It shows a dividend rate of return of 2%, capital growth rate of 5.2%, hypothetical gross rate of return 7.2% and investment expenses of 1%.
It says expenses are included in the projection.

It shows with current 14k annual policy premiums will have 1.28M cash value at age 64 with a 1.6M death benefit.
The projection then shows taking out 120K a year until age 95 when there will be a 660K cash value remaining with 770K death benefit.

The benefits I was told that is important for physicians is the cash value is protected from claimants and creditors. And then the up to 3M in tax free retirement income while still having a death benefit for 5 kids.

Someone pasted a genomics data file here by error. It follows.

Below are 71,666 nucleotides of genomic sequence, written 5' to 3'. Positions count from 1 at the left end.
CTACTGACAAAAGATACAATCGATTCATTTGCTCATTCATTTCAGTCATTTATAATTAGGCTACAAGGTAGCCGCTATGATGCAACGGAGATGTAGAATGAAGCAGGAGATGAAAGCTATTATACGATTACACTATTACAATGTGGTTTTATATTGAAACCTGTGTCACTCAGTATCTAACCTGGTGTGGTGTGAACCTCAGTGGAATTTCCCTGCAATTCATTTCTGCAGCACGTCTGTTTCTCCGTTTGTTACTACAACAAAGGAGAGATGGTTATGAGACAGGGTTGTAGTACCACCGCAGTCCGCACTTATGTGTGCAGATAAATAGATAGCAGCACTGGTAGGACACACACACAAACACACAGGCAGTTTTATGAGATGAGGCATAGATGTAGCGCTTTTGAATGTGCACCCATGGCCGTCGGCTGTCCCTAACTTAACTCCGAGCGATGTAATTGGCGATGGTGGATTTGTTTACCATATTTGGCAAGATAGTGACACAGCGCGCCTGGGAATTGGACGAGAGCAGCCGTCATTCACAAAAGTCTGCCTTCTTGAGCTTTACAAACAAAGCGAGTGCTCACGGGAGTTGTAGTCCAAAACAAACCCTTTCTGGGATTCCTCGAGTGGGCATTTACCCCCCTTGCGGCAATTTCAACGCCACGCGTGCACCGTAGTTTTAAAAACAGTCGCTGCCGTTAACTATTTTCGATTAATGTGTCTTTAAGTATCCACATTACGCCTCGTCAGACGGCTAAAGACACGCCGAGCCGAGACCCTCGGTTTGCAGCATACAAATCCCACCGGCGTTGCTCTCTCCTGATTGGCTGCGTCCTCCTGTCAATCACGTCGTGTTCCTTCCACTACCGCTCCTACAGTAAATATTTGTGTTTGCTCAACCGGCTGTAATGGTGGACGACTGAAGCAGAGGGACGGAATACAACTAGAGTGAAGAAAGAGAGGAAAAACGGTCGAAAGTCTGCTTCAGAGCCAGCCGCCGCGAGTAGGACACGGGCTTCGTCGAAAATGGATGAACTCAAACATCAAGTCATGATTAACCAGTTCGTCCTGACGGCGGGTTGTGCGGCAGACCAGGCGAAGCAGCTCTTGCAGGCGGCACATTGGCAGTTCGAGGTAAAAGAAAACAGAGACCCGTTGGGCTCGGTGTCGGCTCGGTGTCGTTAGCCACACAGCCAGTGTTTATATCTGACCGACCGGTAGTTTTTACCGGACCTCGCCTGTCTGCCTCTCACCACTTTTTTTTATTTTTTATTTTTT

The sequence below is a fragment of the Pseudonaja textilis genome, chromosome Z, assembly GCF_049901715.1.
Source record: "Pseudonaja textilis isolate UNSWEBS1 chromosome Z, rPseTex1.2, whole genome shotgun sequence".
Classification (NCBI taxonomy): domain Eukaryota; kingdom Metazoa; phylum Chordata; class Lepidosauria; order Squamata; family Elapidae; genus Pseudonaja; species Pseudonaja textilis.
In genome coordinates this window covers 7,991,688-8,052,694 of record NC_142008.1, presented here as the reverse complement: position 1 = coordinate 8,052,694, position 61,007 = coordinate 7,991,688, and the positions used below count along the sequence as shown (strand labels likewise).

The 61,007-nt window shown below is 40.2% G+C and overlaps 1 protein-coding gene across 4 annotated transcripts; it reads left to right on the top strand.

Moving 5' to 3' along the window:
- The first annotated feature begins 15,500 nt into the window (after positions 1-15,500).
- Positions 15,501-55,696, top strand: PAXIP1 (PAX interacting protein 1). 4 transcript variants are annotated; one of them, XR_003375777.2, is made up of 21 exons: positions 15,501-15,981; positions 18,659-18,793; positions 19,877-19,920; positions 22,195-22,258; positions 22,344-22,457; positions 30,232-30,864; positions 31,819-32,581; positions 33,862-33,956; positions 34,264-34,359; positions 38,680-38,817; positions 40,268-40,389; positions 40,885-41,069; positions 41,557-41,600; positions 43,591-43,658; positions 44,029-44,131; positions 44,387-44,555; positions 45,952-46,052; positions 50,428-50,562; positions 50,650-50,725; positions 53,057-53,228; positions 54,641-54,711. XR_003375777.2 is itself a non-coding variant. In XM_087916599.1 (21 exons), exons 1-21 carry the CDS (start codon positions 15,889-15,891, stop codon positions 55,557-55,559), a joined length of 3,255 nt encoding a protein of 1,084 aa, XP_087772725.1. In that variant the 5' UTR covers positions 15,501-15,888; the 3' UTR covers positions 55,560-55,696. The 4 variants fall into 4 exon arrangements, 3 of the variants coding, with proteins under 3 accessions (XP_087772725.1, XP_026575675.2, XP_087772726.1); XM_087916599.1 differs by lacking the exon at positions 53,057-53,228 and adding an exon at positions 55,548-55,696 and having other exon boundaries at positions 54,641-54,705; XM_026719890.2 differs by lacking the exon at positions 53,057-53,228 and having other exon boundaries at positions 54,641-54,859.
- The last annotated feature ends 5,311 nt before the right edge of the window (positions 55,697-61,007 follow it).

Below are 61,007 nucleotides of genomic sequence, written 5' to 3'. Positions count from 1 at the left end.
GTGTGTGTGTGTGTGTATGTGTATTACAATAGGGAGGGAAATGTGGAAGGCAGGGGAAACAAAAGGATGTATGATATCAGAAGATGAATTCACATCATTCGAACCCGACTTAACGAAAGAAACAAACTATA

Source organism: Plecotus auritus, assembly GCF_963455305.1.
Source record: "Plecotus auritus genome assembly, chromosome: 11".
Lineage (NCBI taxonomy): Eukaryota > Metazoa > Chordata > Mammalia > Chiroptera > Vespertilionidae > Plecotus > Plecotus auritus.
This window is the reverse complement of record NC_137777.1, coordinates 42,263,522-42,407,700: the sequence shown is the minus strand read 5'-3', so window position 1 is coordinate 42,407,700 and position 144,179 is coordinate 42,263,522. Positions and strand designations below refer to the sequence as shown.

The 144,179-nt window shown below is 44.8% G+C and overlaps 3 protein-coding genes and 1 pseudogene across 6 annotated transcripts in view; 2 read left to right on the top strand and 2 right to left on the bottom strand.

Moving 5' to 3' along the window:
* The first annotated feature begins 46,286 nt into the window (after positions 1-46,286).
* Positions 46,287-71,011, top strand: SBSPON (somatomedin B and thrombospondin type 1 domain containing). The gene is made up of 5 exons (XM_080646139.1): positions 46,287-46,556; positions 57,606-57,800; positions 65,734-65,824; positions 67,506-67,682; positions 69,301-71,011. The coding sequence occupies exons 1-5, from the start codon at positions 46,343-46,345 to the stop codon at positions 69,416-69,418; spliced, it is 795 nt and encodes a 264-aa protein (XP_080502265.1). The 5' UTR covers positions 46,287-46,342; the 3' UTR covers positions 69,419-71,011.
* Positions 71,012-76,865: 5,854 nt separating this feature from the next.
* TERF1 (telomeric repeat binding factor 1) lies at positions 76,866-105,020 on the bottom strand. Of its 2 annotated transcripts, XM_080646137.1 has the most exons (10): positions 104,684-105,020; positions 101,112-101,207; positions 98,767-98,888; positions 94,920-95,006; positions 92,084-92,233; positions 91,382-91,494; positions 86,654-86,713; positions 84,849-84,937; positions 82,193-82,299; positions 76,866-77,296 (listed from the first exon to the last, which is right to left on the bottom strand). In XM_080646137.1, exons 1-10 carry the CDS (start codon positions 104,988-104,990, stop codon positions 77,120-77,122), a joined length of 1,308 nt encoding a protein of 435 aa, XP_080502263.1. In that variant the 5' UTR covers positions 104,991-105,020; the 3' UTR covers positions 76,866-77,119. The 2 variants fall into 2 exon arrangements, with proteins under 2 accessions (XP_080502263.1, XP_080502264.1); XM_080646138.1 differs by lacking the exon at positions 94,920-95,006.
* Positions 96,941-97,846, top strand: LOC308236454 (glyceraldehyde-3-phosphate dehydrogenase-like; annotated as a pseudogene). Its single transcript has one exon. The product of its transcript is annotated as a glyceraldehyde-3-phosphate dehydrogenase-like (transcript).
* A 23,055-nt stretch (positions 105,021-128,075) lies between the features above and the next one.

Appreciate your thoughts/opinions

Dottie57
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Joined: Thu May 19, 2016 5:43 pm

Re: Indexed Universal Life Question

Post by Dottie57 » Wed Jan 31, 2018 5:36 pm

CAGR wrote:
Wed Jan 31, 2018 5:24 pm
Thank you all for the responses and information.

I confirmed that I can surrender the policy and get back right at 71K - about 1500 less than I have put in. I was wrong above - I have had the policy for almost 5 years . . .how time flies.

It was asked above what I would do with the money if I did surrender it - I would dump the money into Vanguard VTSAX in a regular brokerage account.

I got an in force illustration of the policy which was shown with a hypothetical gross rate of return of 7.2%.
It shows a dividend rate of return of 2%, capital growth rate of 5.2%, hypothetical gross rate of return 7.2% and investment expenses of 1%.